## Rule 3 Derivative of a Power Function fx xn

For example, the derivative of the function f(x) = ,r: is fix) = 2x, as we denved1 from the definition of the derivalive in section 5.2. The following list of examples illustrates various types of results using this rule.

For fix) = x3/2,x > 0. we get f'(x) = 0/2)x^2'^ = Q/2)xt/2. The function fix) = x~2 has derivative fix) = —2x ~3. The derivative of fix) = .v". -v # 0. is fix) = Ox"'1 = 0/x = 0 for .v # 0. Since for x / 0, x° = 1. this is clearly the correct result. (Recall that 0" is not defined.)

Example 5,6 Total and Marginal Product of Labor

Consider the production function y = L", a > 0 which relates the level of input labor. L, to output, y. This function is often called the total product of labor, TP(7j. The marginal product of labor is then MP(L) = dy/dL = aLa~[. If the parameter value for a is greater than I. then the marginal product of labor is increasing in L. For example, for y = L-'2 we get \1P(L) = (3/2)Z-l/2. If a = I, the function is simply the linear function y = L, and the derivative is the constant function dy/dL = 1. If the value for a is less than 1, then the marginal product of labor is decreasing in L. For example, for y - LI/2 we get MP(L) = (1/2)L~i^2 or 1/(2L{/2). Tltese functions are graphed in figures 5.21,5.22, and 5.23. Figure 5.21 Total product of labor displaying increasing marginal product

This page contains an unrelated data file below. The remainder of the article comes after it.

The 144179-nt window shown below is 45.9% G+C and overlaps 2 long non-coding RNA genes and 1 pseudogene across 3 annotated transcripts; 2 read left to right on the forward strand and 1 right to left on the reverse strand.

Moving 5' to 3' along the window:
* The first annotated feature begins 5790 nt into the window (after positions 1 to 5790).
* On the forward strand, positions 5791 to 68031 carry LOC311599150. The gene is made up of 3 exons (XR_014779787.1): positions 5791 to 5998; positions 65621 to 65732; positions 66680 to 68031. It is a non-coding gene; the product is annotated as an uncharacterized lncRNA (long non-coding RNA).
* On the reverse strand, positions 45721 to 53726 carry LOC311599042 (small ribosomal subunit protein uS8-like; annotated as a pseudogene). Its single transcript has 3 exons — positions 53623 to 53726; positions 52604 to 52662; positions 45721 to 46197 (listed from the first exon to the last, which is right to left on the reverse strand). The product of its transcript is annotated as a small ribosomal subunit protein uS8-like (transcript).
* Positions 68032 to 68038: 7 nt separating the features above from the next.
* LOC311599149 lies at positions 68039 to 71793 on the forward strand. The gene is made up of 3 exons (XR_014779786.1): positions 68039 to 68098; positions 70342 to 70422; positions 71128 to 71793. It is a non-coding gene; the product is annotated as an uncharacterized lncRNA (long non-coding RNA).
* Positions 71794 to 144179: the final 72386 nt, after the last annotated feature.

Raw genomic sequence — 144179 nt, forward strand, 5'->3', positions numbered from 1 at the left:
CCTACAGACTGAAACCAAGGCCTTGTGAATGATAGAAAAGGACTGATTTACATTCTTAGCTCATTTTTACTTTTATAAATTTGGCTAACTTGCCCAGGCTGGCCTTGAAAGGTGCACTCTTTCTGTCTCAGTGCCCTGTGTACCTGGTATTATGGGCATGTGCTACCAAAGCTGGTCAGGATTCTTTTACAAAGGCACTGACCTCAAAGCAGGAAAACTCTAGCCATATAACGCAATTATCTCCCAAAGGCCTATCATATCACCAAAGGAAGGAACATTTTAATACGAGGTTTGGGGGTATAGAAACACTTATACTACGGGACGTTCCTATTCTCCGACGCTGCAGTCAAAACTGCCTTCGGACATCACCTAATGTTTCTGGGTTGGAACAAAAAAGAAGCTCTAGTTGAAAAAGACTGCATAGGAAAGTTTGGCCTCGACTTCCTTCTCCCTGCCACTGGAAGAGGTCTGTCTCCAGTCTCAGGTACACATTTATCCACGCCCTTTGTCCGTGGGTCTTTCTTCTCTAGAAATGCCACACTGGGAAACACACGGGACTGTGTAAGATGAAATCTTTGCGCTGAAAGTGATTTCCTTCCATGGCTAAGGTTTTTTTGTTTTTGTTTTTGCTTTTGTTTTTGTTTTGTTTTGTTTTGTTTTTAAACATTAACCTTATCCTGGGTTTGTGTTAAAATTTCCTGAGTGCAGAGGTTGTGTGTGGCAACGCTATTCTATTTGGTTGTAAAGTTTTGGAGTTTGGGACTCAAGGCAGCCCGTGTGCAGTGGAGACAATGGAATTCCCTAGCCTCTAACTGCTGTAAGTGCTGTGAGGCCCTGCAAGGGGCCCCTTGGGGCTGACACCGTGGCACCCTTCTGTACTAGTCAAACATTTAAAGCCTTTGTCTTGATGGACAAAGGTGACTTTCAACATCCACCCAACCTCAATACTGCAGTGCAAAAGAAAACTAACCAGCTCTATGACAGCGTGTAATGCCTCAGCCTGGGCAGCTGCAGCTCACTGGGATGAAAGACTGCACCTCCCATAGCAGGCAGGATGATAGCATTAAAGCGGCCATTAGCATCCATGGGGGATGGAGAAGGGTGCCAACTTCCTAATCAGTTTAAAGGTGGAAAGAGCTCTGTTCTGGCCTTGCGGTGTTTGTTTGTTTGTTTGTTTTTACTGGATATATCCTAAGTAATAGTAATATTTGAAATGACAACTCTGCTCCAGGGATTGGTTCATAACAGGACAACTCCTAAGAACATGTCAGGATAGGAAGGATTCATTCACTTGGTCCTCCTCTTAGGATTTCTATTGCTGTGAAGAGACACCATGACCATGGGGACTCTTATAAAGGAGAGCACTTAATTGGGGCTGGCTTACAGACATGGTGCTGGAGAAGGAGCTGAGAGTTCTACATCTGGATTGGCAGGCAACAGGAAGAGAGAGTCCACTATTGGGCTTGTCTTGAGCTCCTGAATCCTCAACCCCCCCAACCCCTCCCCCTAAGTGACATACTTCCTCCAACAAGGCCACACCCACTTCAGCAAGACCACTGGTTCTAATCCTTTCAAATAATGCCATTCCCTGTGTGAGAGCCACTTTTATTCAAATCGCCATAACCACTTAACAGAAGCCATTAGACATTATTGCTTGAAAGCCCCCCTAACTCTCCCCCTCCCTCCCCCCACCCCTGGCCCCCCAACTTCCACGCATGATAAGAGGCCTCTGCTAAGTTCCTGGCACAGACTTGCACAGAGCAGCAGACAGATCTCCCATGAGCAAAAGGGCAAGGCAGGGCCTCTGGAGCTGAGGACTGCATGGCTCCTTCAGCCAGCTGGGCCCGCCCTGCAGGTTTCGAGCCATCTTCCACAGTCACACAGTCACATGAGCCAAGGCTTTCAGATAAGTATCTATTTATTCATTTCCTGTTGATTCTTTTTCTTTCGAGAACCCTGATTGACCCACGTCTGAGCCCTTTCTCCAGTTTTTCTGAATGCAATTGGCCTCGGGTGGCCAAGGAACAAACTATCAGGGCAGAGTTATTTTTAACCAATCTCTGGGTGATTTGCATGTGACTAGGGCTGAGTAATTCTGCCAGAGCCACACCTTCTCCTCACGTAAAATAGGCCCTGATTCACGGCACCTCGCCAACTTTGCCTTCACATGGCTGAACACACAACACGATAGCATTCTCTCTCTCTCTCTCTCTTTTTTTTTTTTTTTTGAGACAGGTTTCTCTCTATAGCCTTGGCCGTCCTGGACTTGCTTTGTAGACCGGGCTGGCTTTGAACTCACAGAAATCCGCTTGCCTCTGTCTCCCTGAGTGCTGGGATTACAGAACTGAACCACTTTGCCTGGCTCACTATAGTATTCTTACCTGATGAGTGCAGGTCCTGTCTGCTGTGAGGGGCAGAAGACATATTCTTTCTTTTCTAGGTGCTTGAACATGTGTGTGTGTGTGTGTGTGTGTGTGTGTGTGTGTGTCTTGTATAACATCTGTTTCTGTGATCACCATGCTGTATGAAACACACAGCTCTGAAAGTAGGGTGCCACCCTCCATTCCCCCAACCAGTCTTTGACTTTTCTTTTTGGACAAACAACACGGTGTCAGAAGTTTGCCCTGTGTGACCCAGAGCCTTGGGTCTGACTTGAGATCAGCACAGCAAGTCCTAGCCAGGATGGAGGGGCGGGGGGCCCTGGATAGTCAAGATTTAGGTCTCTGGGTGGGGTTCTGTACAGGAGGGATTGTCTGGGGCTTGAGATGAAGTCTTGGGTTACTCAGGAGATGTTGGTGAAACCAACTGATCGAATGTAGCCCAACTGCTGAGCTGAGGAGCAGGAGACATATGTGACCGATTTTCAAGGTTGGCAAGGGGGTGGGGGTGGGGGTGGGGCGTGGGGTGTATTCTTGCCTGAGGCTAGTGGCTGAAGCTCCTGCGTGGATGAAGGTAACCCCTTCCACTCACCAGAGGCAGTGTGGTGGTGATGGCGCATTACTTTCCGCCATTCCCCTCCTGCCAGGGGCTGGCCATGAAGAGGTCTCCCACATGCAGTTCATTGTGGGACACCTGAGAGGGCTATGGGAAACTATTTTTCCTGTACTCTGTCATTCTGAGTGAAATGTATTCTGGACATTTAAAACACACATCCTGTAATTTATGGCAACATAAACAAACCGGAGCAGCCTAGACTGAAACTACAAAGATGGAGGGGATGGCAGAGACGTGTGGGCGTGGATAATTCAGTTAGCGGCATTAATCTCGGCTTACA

Figure 5.21 Total product of labor displaying increasing marginal product

TPiL)

TPiL) MPiL)  It is reasonable to expect that if the amounts of inputs other than labor are held fixed, then, at least eventually, as more labor is used we obtain smaller increments in output per added unit of labor. This presumption is called diminishing marginal productivity of a variable input. The only time this is satisfied for the functional form y — L" is when a < i, as the above examples illustrate. As a result we often see the restriction a < 1 imposed when the example of y = L" is used. We investigate this issue further in section 5.5. ■

As you will see throughout the chapters on optimization and multivariate calculus, power functions are frequently used to illustrate properties of various ' economic concepts such as production functions and utility functions. For example, the one variable case considered above, y - L". generalizes to the important class of examples referred to as Cobb-Douglas production or utility functions. It is very important, therefore, to understand the relationship between the size of« and the change in the value of the marginal product of labor as L increases.